Cooking with olive oil: 5 recipes from 2 of the South’s best chefs | Feast and Field: Food Begins in the Field

Lara Lyn Carter’s credentials as a celebrity chef and cookbook author are impressive. Whether on television or in print, she speaks Southern.






Lara Lyn Carter

Photo provided by Lara Lyn Carter.


Well-known and widely regarded in culinary circles, the Emmy-winning chef has starred in Georgia Public Broadcasting’s “Thyme for Sharing with Lara Lyn Carter” as well as hosted “Savor the Good Life” which ran on NBC and ABC affiliates in southwest Georgia for three years. She has also appeared on the Food Network show “The Kitchen.”

In her recipes below, Carter uses extra-virgin olive oil instead of traditional fats such as butter and mayonnaise resulting in not only unique flavors, but healthier recipes, as well.



Shrimp & Grits

Shrimp & Grits never tasted so good with Food Network’s Lara Lyn Carter’s spin on the dish with a healthy dose of olive oil.



Chicken & Portabella Pot Pie

This twist on pot pie supplied by Southern celebrity chef

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Ji Hye Kim named one of Food & Wine Magazine’s Best New Chefs

Serving up Korean flavors in Ann Arbor since 2016, chef Ji Hye Kim of Miss Kim has earned a national accolade.

Kim was named one of Food & Wine magazines Best New Chefs in America for 2021. The prestigious awards were announced on Thursday.

“Inspired by Michigan ingredients and memories of her mother’s cooking, this best new chef offers lessons in the history of Korean cuisine interspersed among layers of flavor and texture,” Food & Wine wrote of Kim.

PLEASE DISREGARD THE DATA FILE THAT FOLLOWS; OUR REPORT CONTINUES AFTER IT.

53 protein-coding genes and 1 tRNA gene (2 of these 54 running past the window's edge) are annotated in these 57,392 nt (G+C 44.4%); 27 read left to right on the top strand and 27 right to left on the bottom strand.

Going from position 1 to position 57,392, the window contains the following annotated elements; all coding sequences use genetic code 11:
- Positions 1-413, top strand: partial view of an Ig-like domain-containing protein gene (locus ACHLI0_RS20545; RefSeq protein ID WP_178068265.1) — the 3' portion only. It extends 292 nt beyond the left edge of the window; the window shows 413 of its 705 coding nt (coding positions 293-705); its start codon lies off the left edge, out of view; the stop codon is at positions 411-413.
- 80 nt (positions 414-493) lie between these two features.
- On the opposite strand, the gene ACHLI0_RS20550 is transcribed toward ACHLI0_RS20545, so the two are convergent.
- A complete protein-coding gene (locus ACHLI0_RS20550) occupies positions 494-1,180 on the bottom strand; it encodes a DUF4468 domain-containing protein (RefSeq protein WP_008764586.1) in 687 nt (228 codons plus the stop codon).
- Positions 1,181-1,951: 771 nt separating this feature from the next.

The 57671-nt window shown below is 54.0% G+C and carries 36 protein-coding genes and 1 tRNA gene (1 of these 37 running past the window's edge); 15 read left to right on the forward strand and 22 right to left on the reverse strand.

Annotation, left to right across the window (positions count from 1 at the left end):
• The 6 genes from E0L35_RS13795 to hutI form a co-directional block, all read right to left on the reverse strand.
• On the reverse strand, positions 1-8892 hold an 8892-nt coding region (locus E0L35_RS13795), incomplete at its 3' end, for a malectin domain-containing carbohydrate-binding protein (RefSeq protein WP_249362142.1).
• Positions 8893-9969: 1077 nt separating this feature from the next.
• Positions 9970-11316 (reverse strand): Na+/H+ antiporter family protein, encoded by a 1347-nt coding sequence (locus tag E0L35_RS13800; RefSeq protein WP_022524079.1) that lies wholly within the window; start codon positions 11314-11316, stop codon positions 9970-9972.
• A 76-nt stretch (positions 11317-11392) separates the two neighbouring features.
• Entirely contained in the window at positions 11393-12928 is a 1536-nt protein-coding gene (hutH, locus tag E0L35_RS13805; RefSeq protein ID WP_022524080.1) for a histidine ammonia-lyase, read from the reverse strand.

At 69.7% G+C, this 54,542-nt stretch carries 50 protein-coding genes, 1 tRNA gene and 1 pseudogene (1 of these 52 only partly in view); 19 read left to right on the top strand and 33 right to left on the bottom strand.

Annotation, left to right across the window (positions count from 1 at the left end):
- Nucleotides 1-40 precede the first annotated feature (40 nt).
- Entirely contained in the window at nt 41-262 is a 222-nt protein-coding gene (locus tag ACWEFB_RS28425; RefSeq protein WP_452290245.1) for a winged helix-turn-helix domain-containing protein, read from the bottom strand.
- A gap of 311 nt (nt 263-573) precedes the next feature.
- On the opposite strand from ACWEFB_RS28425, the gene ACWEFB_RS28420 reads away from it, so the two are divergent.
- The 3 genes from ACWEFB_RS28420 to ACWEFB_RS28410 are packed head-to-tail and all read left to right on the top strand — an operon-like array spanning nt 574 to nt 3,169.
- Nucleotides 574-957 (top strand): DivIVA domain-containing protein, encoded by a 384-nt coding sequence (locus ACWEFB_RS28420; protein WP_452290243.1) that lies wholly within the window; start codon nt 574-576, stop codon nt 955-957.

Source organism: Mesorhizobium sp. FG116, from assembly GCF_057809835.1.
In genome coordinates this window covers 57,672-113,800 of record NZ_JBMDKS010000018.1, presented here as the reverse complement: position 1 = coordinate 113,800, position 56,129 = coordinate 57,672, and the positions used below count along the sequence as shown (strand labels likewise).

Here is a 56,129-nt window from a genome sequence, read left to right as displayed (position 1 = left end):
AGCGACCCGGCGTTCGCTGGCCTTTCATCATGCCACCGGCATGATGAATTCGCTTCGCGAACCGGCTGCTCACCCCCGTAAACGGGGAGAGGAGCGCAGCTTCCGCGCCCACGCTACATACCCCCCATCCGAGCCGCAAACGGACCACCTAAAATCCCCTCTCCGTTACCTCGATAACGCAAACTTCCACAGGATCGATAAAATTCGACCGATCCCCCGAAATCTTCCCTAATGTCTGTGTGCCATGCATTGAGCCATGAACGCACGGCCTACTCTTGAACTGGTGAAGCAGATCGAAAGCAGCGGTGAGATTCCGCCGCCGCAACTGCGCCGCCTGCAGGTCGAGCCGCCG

Miss Kim restaurant is part of Zingerman’s Community of Businesses. Kim, according to its website, grew up in Seoul, South Korea, and her food is rooted in Korean tradition and paired with working with local farmers to building in locally grown flavor.

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Top tips from your favorite Food Network chefs


On air in the US for nearly 30 years, Food Network has drawn in culinary fans of all ages with its cooking shows, competitions and an excellent line up of chefs dishing out fantastic recipes. Whether it’s top tips for perfect burgers, great ideas to enhance your dishes or shortcuts and nifty hacks to make cooking easier, these chefs definitely know what they’re talking about.




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Charleston chefs share comfort food recipes from Lebanon, Philippines, Pakistan, Vietnam | Food

In the United States, comfort food might be mac and cheese or mom’s pot roast. But nearly everyone has a food that evokes nostalgia. That includes cultures that don’t call it comfort food; they just call it food made with love. We asked Charleston chefs who grew up in different cultures what comfort food is for them.






baked kafta .jpg

Dolly Awkar, of Leyla, makes baked kafta Wednesday, Aug. 18, 2021 in Charleston. Grace Beahm Alford/Staff




Dolly Awkar, Lebanese

“We don’t have comfort food because cooking is part of the family life and our tradition, and it is a daily comfort,” said Dolly Awkar, general manager and owner of Leyla Fine Lebanese Cuisine in downtown Charleston.

Awkar says she grew up with a housekeeper who cooked for the family, which included Awkar, her parents, two brothers and a sister. Although there was no notion of comfort food in Lebanon,

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